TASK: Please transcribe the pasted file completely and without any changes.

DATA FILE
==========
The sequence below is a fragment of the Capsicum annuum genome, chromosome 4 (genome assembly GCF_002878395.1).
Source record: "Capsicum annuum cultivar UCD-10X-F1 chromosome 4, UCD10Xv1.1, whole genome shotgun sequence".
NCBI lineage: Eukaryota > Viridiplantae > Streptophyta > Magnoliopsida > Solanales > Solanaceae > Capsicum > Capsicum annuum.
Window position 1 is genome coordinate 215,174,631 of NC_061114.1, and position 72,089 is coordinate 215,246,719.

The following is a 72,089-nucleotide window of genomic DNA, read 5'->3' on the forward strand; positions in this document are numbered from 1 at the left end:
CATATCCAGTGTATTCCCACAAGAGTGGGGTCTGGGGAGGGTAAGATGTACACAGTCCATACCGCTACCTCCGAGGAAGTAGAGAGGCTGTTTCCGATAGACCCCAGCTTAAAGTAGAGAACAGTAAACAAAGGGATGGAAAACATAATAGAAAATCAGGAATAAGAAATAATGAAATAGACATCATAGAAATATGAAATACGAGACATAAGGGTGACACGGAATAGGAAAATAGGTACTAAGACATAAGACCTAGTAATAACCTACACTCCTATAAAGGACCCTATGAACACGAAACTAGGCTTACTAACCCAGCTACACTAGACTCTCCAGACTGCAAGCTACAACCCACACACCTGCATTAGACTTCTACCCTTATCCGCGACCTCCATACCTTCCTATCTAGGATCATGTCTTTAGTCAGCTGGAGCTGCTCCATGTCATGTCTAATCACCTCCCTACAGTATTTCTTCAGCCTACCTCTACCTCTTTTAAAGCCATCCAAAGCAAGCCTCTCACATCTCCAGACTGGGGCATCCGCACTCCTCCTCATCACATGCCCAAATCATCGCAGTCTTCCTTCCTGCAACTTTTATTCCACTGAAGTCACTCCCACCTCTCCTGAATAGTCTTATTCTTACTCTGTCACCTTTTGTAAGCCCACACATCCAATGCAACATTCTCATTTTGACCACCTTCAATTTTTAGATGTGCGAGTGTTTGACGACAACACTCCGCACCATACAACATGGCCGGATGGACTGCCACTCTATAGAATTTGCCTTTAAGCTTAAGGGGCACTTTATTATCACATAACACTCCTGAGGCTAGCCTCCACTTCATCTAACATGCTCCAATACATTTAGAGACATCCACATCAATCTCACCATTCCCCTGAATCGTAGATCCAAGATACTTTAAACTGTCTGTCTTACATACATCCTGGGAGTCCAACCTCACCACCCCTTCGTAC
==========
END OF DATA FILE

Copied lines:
The sequence below is a fragment of the Capsicum annuum genome, chromosome 4 (genome assembly GCF_002878395.1).
Source record: "Capsicum annuum cultivar UCD-10X-F1 chromosome 4, UCD10Xv1.1, whole genome shotgun sequence".
NCBI lineage: Eukaryota > Viridiplantae > Streptophyta > Magnoliopsida > Solanales > Solanaceae > Capsicum > Capsicum annuum.
Window position 1 is genome coordinate 215,174,631 of NC_061114.1, and position 72,089 is coordinate 215,246,719.

The following is a 72,089-nucleotide window of genomic DNA, read 5'->3' on the forward strand; positions in this document are numbered from 1 at the left end:
CATATCCAGTGTATTCCCACAAGAGTGGGGTCTGGGGAGGGTAAGATGTACACAGTCCATACCGCTACCTCCGAGGAAGTAGAGAGGCTGTTTCCGATAGACCCCAGCTTAAAGTAGAGAACAGTAAACAAAGGGATGGAAAACATAATAGAAAATCAGGAATAAGAAATAATGAAATAGACATCATAGAAATATGAAATACGAGACATAAGGGTGACACGGAATAGGAAAATAGGTACTAAGACATAAGACCTAGTAATAACCTACACTCCTATAAAGGACCCTATGAACACGAAACTAGGCTTACTAACCCAGCTACACTAGACTCTCCAGACTGCAAGCTACAACCCACACACCTGCATTAGACTTCTACCCTTATCCGCGACCTCCATACCTTCCTATCTAGGATCATGTCTTTAGTCAGCTGGAGCTGCTCCATGTCATGTCTAATCACCTCCCTACAGTATTTCTTCAGCCTACCTCTACCTCTTTTAAAGCCATCCAAAGCAAGCCTCTCACATCTCCAGACTGGGGCATCCGCACTCCTCCTCATCACATGCCCAAATCATCGCAGTCTTCCTTCCTGCAACTTTTATTCCACTGAAGTCACTCCCACCTCTCCTGAATAGTCTTATTCTTACTCTGTCACCTTTTGTAAGCCCACACATCCAATGCAACATTCTCATTTTGACCACCTTCAATTTTTAGATGTGCGAGTGTTTGACGACAACACTCCGCACCATACAACATGGCCGGATGGACTGCCACTCTATAGAATTTGCCTTTAAGCTTAAGGGGCACTTTATTATCACATAACACTCCTGAGGCTAGCCTCCACTTCATCTAACATGCTCCAATACATTTAGAGACATCCACATCAATCTCACCATTCCCCTGAATCGTAGATCCAAGATACTTTAAACTGTCTGTCTTACATACATCCTGGGAGTCCAACCTCACCACCCCTTCGTAC